PFI Yearbook
4 min read

Welcome to the 2024 Project Finance International (PFI) Yearbook. The Yearbook is our annual publication in which we look at the events of 2023 through case studies and the PFI Awards, and look forward into 2024 with a range of themed articles and profiles in the Global section of the book.

It was an extremely active year this year in the project finance arena but at the same time it had the feeling of a slowdown. Maybe it depended on where you were, geographically and sectorally. There was no holding back the LNG sector with some truly mega deals done in the US. Indeed, the US projects market in general is booming with green capital sucked into the country from all over the world by the provisions of the Inflation Reduction Act (IRA).

Its not that it was an easy ride in the US. Just ask some of the green developers, such as Orsted. Rising interest rates and construction costs, and finding a satisfactory interpretation of the provisions of said act presented some costly problems. US offshore wind – there are still less than a handful of offshore wind schemes financed in the US – presented major headaches with cancelled power purchase agreements and big sponsor writedowns, while at the same time offering a major future opportunity.

It was ever thus with the US power market. Ask onshore wind and solar project sponsors with schemes in Texas during the big freeze in early 2021. That said, sponsors in new tech sectors such as battery gigafactories are being enticed to the US by the IRA. New tech was a sector pushing ahead this year across the globe but developers started to focus on the US to bag the grant money. Other jurisdictions had to respond with their own incentive packages.

The question is, will large scale manufacturing truly move to US? Initial capex might be helped by grant funding but will opex be competitive during the life of a project? And then there is the prospect of the presidential election due in November and possible policy changes.

Offshore wind was one of the sectors that slowed down this year despite some mega deals being financed. New renewable generation costs are climbing for the first time, hopefully the downward progression will resume some time soon. Hydrogen remains on the cusp. We await the first carbon-capture deals with bated breath.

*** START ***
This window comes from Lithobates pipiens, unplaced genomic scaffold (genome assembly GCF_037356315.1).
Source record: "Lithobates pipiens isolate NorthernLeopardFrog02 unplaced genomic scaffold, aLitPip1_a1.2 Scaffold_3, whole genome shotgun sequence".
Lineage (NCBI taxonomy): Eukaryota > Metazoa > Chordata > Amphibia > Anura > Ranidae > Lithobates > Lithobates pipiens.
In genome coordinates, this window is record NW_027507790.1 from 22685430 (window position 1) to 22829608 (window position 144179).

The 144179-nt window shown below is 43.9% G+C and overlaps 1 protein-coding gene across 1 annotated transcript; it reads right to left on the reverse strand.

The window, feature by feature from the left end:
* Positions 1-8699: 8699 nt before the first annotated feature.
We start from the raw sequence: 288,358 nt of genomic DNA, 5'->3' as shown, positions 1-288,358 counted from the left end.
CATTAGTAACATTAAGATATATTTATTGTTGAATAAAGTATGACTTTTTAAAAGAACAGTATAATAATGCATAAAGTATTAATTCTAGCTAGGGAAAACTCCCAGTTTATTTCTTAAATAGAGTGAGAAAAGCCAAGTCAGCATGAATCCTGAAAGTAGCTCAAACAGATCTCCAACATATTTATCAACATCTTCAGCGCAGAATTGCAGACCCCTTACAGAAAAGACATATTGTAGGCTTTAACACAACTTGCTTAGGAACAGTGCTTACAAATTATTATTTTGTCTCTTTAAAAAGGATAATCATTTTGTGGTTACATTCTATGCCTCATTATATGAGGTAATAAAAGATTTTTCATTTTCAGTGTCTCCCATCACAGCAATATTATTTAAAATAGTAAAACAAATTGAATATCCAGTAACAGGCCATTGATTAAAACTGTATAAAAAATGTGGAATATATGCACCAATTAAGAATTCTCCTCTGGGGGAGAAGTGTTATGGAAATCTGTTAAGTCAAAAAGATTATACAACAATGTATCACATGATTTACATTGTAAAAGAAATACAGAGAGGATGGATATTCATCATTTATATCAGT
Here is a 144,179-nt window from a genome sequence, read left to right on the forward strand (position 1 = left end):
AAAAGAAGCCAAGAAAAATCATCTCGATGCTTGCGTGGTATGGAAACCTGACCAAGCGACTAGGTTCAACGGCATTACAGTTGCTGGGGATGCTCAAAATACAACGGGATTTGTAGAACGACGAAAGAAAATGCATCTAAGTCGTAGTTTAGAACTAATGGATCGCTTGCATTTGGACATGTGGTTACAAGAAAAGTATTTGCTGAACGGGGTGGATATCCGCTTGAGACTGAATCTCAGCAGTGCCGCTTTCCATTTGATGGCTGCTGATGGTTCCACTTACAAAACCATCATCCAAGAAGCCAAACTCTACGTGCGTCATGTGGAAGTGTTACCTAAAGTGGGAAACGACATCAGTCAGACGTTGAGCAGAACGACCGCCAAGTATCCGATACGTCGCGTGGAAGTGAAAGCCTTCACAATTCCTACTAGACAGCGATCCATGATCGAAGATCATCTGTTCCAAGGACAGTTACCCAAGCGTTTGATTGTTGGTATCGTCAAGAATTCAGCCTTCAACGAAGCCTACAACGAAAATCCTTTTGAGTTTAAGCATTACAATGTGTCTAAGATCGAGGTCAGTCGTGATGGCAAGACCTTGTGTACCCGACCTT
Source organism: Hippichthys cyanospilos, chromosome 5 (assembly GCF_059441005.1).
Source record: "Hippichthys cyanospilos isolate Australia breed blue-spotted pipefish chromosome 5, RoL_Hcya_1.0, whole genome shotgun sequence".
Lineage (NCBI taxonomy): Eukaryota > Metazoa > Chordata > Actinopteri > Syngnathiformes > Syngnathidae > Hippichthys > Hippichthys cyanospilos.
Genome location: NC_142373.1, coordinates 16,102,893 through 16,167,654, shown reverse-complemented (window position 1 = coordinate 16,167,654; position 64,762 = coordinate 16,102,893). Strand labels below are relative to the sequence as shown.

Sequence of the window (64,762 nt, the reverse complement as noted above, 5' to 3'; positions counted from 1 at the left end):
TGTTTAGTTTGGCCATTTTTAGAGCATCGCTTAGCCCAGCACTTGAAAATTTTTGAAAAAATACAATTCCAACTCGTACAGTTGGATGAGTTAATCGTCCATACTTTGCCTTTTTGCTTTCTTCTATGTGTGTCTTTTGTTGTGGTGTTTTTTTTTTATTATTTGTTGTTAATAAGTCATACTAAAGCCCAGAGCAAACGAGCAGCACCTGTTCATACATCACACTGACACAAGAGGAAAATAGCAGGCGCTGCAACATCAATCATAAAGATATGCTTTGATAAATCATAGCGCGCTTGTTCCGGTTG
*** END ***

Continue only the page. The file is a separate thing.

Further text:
Green energy prospects look good on the surface. At COP28 there was a pledge to triple renewable energy generation by 2030. But developing new schemes is more tricky now than say even a year ago due to rising costs. We all know project development takes time, it is not shovel-ready. And there is a growing focus on the equity returns from these projects.

Digital finance is a massive growth area, led this year by data centres – very much the sector in vogue. It is difficult to see how data centre growth will stop, although presumably there are plenty of risks – such as the day Singapore was stuck by a DC failure in October. Fibre was the thing but in Europe it has suffered some setbacks this year via overbuild risk and rising construction costs. Battery storage is pushing ahead – a green type of project but dependent on sophisticated trading platforms to extract various revenue streams. Electric vehicle infrastructure is on the up, but it is a sector with plenty of risks.

Old fashioned infrastructure? Umm. Maybe here and there. But the big infra funds should be hoovering up all sorts of under-water assets next year. Time to be big.

Rod Morrison, Editor, PFI

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